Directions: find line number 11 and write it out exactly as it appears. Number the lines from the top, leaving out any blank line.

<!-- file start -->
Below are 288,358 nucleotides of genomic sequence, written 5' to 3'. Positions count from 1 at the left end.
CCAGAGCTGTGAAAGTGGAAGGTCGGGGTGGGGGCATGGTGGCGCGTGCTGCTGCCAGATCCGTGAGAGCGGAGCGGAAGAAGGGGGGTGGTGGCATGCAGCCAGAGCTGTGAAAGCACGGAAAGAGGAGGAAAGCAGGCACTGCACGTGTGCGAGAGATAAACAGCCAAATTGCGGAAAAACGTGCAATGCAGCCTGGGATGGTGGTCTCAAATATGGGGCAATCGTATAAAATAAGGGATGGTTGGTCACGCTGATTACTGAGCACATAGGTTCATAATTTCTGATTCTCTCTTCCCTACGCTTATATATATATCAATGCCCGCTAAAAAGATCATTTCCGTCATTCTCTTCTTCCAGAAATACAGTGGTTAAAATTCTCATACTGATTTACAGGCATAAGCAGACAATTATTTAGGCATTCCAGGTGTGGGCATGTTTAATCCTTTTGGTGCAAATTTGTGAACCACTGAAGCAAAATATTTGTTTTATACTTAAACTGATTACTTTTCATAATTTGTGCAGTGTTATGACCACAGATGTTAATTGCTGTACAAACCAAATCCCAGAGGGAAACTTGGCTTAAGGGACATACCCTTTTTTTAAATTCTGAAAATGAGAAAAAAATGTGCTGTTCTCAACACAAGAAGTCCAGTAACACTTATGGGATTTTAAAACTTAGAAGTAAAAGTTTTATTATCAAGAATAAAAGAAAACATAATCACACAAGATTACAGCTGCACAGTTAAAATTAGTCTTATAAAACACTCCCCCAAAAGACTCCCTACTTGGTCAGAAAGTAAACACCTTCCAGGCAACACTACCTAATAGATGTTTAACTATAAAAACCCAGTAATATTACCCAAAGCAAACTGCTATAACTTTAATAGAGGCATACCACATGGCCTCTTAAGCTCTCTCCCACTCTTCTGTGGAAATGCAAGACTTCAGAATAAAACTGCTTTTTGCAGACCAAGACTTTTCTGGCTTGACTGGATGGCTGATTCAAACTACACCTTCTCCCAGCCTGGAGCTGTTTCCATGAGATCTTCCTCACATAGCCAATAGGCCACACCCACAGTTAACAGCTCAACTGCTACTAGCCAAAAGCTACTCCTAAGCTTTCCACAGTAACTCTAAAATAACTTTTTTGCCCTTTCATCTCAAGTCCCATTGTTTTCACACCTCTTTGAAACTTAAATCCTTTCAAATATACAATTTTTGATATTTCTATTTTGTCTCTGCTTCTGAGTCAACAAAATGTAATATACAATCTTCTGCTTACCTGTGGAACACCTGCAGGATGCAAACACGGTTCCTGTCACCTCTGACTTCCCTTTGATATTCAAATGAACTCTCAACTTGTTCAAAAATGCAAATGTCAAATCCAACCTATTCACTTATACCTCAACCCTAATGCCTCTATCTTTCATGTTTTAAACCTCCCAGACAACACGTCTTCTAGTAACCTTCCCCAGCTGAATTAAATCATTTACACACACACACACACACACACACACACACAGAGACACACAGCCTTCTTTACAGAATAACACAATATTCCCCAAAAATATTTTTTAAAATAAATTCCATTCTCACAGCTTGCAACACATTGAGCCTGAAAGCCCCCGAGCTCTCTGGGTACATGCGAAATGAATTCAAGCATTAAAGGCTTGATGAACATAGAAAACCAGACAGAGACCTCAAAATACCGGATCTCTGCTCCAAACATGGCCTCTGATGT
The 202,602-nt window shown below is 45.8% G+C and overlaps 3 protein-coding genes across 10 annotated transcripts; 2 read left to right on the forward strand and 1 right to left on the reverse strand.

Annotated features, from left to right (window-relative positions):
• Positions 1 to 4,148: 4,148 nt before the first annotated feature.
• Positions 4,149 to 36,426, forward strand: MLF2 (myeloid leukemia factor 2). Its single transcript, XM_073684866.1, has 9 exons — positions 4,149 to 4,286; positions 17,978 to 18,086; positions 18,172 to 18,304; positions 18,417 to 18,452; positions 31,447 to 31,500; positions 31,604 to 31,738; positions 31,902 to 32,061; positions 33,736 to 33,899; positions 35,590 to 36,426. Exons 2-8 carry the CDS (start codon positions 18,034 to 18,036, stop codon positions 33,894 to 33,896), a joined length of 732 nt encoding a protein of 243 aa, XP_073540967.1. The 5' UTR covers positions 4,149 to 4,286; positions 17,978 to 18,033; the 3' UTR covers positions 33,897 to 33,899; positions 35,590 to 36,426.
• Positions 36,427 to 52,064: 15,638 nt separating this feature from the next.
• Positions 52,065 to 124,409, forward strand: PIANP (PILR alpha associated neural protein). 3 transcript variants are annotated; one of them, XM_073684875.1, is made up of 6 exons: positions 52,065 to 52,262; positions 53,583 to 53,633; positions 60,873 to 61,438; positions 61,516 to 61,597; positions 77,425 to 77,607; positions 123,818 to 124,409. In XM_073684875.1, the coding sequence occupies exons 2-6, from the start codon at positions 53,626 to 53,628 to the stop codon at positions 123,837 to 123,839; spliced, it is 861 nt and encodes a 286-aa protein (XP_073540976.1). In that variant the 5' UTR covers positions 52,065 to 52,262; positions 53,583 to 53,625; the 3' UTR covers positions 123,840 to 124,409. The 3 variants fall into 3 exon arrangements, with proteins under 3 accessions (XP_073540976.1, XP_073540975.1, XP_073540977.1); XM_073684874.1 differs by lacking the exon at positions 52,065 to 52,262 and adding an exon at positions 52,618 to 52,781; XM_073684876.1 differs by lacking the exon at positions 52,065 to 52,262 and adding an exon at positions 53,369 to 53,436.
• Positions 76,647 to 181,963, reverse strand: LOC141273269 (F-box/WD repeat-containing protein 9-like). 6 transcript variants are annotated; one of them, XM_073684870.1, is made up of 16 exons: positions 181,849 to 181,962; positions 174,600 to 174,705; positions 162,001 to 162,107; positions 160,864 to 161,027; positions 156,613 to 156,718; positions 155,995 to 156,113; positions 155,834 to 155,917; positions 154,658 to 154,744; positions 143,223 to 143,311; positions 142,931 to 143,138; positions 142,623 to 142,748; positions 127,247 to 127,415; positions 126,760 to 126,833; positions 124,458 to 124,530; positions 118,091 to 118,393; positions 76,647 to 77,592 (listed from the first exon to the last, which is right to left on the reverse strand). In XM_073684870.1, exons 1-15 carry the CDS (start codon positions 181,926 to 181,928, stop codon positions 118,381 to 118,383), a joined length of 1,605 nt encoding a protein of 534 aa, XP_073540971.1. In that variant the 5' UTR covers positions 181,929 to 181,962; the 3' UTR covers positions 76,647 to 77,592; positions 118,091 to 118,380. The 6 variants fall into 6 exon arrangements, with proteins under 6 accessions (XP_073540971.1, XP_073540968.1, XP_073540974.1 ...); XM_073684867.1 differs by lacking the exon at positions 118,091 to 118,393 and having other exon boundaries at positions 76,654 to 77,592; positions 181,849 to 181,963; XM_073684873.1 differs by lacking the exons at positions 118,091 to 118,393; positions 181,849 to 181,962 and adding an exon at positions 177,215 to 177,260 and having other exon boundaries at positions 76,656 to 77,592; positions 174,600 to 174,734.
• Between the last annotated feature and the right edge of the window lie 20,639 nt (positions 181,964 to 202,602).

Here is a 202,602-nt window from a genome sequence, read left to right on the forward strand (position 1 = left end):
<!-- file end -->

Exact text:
Here is a 202,602-nt window from a genome sequence, read left to right on the forward strand (position 1 = left end):